This topic is complex and will not have an immediate solution for everyone. COVID-19 has increased awareness of health disparities and caring for personal mental health, while simultaneously increasing the level of stress, anxiety, and depression in nearly everyone. If this all feels overwhelming, a quick brisk walk can do wonders for those stressful feelings! It’s important to start small and build up into bigger plans. Can your child move around for five minutes straight? Can they do it for 10 minutes? 30 minutes, three times a week? One hour, seven days a week? If you start small and work your way up, you will be surprised how truly far your child can come for their future physical and mental health.

  1. CDC. Data and Statistics on Children’s Mental Health | CDC. Centers for Disease Control and Prevention. Published June 15, 2020.
  2. Children’s Mental Health During the COVID-19 Pandemic. www.luriechildrens.org. Published May 27, 2021.
  3. Children’s Physical Activity Drops From Age 9 to 15, NIH Study Indicates. National Institutes of Health (NIH). Published September 20, 2015.
  4. Centers for disease control and prevention. Physical Activity Facts. CDC. Published 2019.
  5. Eyler AA, Schmidt L, Kepper M, Mazzucca S, Gilbert A, Beck A. Parent Perceptions of Changes in Child Physical Activity During COVID-19 Stay-At-Home Orders. Frontiers in Public Health. 2021;9.
  6. Rossi L, Behme N, Breuer C. Physical Activity of Children and Adolescents during the COVID-19 Pandemic—A Scoping Review. International Journal of Environmental Research and Public Health. 2021;18(21):11440.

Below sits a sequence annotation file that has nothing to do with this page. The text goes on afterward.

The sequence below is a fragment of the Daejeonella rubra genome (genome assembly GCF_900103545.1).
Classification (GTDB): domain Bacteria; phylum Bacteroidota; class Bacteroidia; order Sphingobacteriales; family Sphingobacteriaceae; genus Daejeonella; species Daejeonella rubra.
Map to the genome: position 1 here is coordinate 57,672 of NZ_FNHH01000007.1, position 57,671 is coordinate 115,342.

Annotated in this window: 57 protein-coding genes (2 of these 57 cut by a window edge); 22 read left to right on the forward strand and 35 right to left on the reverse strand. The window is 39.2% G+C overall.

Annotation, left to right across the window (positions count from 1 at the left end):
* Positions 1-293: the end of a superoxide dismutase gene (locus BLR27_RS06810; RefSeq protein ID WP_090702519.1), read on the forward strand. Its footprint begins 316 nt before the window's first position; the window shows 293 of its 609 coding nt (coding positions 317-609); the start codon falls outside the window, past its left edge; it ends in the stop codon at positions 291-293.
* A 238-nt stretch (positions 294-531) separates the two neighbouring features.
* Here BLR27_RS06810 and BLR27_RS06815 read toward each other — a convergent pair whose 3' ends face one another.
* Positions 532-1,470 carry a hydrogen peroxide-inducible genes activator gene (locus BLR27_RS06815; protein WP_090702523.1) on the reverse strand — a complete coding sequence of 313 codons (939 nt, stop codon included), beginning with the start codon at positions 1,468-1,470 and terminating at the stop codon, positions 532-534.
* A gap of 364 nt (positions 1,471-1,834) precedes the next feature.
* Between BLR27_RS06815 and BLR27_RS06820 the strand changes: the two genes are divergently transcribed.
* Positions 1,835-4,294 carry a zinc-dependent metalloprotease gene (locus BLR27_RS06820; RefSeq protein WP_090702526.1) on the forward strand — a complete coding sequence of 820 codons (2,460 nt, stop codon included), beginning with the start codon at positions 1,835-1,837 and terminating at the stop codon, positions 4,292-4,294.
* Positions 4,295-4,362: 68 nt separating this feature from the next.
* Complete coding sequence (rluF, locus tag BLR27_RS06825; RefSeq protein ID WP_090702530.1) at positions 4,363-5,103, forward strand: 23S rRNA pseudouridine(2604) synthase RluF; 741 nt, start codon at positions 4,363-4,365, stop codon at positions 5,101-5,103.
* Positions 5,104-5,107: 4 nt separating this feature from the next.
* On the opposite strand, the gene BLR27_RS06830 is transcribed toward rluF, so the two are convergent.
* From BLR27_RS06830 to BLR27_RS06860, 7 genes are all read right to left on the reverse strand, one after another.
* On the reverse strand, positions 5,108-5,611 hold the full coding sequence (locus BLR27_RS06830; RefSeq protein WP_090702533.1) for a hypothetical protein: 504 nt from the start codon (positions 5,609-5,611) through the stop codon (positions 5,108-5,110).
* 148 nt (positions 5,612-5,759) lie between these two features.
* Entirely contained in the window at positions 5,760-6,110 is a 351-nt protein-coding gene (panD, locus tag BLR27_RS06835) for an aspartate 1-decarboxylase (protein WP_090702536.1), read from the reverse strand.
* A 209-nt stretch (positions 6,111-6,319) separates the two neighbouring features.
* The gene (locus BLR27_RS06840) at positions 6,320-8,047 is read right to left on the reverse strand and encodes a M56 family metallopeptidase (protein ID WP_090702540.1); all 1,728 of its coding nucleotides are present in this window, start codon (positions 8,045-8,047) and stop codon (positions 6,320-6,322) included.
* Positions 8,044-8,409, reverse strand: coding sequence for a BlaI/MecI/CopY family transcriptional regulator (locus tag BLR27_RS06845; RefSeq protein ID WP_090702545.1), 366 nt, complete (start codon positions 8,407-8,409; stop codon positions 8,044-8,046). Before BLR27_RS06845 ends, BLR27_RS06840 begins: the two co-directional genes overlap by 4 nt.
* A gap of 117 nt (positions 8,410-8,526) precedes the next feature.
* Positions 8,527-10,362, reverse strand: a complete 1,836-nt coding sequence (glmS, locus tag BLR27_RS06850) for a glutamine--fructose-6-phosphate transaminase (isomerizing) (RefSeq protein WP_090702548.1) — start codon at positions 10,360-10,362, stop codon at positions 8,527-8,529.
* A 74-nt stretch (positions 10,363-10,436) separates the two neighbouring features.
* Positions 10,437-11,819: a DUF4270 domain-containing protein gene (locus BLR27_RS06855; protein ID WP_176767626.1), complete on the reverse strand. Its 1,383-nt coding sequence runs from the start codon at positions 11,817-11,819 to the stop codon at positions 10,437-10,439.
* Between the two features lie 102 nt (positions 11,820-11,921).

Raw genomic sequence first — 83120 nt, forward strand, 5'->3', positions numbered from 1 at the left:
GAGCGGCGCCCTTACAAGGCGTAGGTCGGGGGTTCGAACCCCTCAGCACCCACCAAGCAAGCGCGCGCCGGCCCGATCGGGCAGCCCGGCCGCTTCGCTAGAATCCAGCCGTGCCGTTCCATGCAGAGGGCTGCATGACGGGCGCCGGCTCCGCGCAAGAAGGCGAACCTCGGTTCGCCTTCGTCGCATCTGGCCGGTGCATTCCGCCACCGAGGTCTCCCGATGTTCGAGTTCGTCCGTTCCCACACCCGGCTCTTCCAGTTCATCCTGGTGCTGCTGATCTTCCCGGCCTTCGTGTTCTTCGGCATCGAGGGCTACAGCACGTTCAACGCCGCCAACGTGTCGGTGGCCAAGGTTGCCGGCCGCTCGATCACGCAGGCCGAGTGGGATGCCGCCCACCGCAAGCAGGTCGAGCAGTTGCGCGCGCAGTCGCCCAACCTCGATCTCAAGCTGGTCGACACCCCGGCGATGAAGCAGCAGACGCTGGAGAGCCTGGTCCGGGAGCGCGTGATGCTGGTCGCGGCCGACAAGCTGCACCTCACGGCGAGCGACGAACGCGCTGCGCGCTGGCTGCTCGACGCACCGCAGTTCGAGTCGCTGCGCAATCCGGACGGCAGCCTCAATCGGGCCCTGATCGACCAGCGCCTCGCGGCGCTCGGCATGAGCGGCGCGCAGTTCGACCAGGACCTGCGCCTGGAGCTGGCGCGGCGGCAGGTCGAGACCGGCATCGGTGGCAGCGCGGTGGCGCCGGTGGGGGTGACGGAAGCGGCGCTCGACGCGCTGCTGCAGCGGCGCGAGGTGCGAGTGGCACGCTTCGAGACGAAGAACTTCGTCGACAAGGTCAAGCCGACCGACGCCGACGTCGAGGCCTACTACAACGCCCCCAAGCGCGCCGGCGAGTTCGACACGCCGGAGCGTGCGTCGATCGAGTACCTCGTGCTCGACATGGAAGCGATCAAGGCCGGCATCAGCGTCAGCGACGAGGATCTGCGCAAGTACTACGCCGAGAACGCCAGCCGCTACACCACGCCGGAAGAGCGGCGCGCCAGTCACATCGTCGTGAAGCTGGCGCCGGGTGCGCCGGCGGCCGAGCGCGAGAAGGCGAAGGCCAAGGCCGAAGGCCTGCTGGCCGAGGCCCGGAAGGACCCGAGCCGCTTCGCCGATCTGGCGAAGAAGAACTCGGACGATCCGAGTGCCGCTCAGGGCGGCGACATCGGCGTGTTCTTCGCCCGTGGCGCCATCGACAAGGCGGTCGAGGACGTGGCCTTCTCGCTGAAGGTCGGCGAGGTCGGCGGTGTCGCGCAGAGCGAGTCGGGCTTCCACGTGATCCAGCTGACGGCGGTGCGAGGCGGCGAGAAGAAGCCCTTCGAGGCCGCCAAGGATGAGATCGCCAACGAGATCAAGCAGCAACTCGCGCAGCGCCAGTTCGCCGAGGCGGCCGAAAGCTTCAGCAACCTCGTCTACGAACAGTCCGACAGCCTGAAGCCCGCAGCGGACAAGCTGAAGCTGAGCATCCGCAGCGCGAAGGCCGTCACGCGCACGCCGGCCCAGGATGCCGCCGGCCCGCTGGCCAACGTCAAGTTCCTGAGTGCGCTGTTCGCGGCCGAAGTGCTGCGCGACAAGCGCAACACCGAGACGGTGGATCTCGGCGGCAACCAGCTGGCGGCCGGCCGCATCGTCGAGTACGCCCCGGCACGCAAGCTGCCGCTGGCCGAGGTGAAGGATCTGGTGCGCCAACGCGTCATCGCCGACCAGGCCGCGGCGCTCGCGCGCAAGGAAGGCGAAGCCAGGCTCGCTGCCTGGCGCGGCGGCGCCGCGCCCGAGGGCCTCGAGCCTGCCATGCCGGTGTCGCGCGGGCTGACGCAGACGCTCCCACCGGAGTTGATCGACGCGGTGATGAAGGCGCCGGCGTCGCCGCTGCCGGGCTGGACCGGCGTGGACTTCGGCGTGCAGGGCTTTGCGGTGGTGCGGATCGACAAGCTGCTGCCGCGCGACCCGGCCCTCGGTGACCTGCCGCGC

7. Schools Have Been Cutting Back On Physical Education, But Study Shows Fit Kids Perform Better Academically. Generation Progress. Published September 24, 2015.
  8. Mikkelsen K, Stojanovska L, Polenakovic M, Bosevski M, Apostolopoulos V. Exercise and mental health. Maturitas. 2017;106(106):48-56. 
  9. Pinex X. THE EFFECTS of EXERCISE on MENTAL HEALTH the EFFECTS of EXERCISE on MENTAL HEALTH.
  10. Godman H. Regular exercise changes the brain to improve memory, thinking skills – Harvard Health Blog. Harvard Health Blog. Published April 5, 2018.

Suggested Reading:

  • Offering opportunities for unstructured play is a great way to increase the connection between your child’s physical and mental health. Read more about that in this article: Offering Opportunities for Unstructured Play.
  • Focusing on outdoor play (especially now during our beautiful New England summers) is also a great way to circumvent the challenges associated with too much screen time. You can read more about the befits of Outdoor play in our article: The Importance of Outdoor Play.